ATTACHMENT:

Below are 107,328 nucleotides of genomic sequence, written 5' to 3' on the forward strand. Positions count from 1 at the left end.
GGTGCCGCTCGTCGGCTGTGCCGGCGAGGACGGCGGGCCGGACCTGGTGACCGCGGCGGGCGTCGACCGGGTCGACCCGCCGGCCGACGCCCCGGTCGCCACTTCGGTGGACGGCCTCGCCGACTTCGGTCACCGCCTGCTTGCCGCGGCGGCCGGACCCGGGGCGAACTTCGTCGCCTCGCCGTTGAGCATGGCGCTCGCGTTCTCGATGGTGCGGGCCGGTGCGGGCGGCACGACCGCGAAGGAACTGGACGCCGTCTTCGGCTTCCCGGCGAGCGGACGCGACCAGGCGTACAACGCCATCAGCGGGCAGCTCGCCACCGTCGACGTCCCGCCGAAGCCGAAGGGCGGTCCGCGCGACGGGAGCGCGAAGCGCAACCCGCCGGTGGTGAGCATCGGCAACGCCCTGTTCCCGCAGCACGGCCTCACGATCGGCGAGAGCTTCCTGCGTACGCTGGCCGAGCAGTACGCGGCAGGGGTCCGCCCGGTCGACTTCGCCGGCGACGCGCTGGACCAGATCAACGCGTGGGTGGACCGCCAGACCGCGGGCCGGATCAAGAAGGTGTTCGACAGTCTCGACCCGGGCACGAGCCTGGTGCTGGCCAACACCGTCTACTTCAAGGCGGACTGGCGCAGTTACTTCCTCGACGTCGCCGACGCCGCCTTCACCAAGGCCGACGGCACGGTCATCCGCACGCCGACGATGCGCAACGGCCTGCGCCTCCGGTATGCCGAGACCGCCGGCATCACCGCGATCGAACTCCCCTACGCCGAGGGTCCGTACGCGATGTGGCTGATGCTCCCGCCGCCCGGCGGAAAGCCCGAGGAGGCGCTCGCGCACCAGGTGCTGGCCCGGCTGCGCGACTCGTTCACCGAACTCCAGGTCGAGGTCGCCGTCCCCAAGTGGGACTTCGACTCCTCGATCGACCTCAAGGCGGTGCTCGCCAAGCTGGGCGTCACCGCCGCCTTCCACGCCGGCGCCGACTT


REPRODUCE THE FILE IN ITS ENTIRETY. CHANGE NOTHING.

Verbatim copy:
Below are 107,328 nucleotides of genomic sequence, written 5' to 3' on the forward strand. Positions count from 1 at the left end.
GGTGCCGCTCGTCGGCTGTGCCGGCGAGGACGGCGGGCCGGACCTGGTGACCGCGGCGGGCGTCGACCGGGTCGACCCGCCGGCCGACGCCCCGGTCGCCACTTCGGTGGACGGCCTCGCCGACTTCGGTCACCGCCTGCTTGCCGCGGCGGCCGGACCCGGGGCGAACTTCGTCGCCTCGCCGTTGAGCATGGCGCTCGCGTTCTCGATGGTGCGGGCCGGTGCGGGCGGCACGACCGCGAAGGAACTGGACGCCGTCTTCGGCTTCCCGGCGAGCGGACGCGACCAGGCGTACAACGCCATCAGCGGGCAGCTCGCCACCGTCGACGTCCCGCCGAAGCCGAAGGGCGGTCCGCGCGACGGGAGCGCGAAGCGCAACCCGCCGGTGGTGAGCATCGGCAACGCCCTGTTCCCGCAGCACGGCCTCACGATCGGCGAGAGCTTCCTGCGTACGCTGGCCGAGCAGTACGCGGCAGGGGTCCGCCCGGTCGACTTCGCCGGCGACGCGCTGGACCAGATCAACGCGTGGGTGGACCGCCAGACCGCGGGCCGGATCAAGAAGGTGTTCGACAGTCTCGACCCGGGCACGAGCCTGGTGCTGGCCAACACCGTCTACTTCAAGGCGGACTGGCGCAGTTACTTCCTCGACGTCGCCGACGCCGCCTTCACCAAGGCCGACGGCACGGTCATCCGCACGCCGACGATGCGCAACGGCCTGCGCCTCCGGTATGCCGAGACCGCCGGCATCACCGCGATCGAACTCCCCTACGCCGAGGGTCCGTACGCGATGTGGCTGATGCTCCCGCCGCCCGGCGGAAAGCCCGAGGAGGCGCTCGCGCACCAGGTGCTGGCCCGGCTGCGCGACTCGTTCACCGAACTCCAGGTCGAGGTCGCCGTCCCCAAGTGGGACTTCGACTCCTCGATCGACCTCAAGGCGGTGCTCGCCAAGCTGGGCGTCACCGCCGCCTTCCACGCCGGCGCCGACTT